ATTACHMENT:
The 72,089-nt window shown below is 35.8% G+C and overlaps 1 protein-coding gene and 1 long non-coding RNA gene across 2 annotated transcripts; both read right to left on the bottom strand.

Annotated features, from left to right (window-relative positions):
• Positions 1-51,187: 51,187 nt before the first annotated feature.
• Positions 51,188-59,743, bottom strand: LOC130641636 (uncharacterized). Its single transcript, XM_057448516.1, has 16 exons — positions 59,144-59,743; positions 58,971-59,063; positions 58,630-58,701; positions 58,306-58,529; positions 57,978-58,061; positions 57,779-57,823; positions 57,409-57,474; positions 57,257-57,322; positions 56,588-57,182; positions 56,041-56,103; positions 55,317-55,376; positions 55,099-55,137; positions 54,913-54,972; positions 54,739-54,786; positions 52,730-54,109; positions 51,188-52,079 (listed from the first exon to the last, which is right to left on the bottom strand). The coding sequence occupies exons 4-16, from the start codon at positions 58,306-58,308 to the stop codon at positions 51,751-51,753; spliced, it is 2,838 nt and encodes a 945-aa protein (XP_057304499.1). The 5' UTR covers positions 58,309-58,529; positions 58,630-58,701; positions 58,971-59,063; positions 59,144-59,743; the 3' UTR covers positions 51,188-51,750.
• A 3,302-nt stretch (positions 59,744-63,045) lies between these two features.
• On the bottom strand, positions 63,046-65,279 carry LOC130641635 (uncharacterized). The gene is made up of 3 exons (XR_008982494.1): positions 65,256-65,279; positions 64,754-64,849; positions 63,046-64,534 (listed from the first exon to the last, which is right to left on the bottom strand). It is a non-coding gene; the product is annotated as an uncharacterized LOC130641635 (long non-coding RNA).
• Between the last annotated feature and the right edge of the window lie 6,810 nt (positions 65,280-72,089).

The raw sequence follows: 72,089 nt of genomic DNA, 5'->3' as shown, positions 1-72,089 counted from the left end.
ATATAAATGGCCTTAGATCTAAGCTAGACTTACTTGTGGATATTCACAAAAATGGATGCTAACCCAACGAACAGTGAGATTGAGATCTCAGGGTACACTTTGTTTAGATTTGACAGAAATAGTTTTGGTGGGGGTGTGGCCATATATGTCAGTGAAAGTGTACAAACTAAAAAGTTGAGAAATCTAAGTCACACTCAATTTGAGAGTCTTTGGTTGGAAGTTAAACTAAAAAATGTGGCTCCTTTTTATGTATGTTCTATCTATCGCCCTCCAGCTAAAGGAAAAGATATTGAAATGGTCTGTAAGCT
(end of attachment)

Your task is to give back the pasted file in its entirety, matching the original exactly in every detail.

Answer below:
The 72,089-nt window shown below is 35.8% G+C and overlaps 1 protein-coding gene and 1 long non-coding RNA gene across 2 annotated transcripts; both read right to left on the bottom strand.

Annotated features, from left to right (window-relative positions):
• Positions 1-51,187: 51,187 nt before the first annotated feature.
• Positions 51,188-59,743, bottom strand: LOC130641636 (uncharacterized). Its single transcript, XM_057448516.1, has 16 exons — positions 59,144-59,743; positions 58,971-59,063; positions 58,630-58,701; positions 58,306-58,529; positions 57,978-58,061; positions 57,779-57,823; positions 57,409-57,474; positions 57,257-57,322; positions 56,588-57,182; positions 56,041-56,103; positions 55,317-55,376; positions 55,099-55,137; positions 54,913-54,972; positions 54,739-54,786; positions 52,730-54,109; positions 51,188-52,079 (listed from the first exon to the last, which is right to left on the bottom strand). The coding sequence occupies exons 4-16, from the start codon at positions 58,306-58,308 to the stop codon at positions 51,751-51,753; spliced, it is 2,838 nt and encodes a 945-aa protein (XP_057304499.1). The 5' UTR covers positions 58,309-58,529; positions 58,630-58,701; positions 58,971-59,063; positions 59,144-59,743; the 3' UTR covers positions 51,188-51,750.
• A 3,302-nt stretch (positions 59,744-63,045) lies between these two features.
• On the bottom strand, positions 63,046-65,279 carry LOC130641635 (uncharacterized). The gene is made up of 3 exons (XR_008982494.1): positions 65,256-65,279; positions 64,754-64,849; positions 63,046-64,534 (listed from the first exon to the last, which is right to left on the bottom strand). It is a non-coding gene; the product is annotated as an uncharacterized LOC130641635 (long non-coding RNA).
• Between the last annotated feature and the right edge of the window lie 6,810 nt (positions 65,280-72,089).

The raw sequence follows: 72,089 nt of genomic DNA, 5'->3' as shown, positions 1-72,089 counted from the left end.
ATATAAATGGCCTTAGATCTAAGCTAGACTTACTTGTGGATATTCACAAAAATGGATGCTAACCCAACGAACAGTGAGATTGAGATCTCAGGGTACACTTTGTTTAGATTTGACAGAAATAGTTTTGGTGGGGGTGTGGCCATATATGTCAGTGAAAGTGTACAAACTAAAAAGTTGAGAAATCTAAGTCACACTCAATTTGAGAGTCTTTGGTTGGAAGTTAAACTAAAAAATGTGGCTCCTTTTTATGTATGTTCTATCTATCGCCCTCCAGCTAAAGGAAAAGATATTGAAATGGTCTGTAAGCT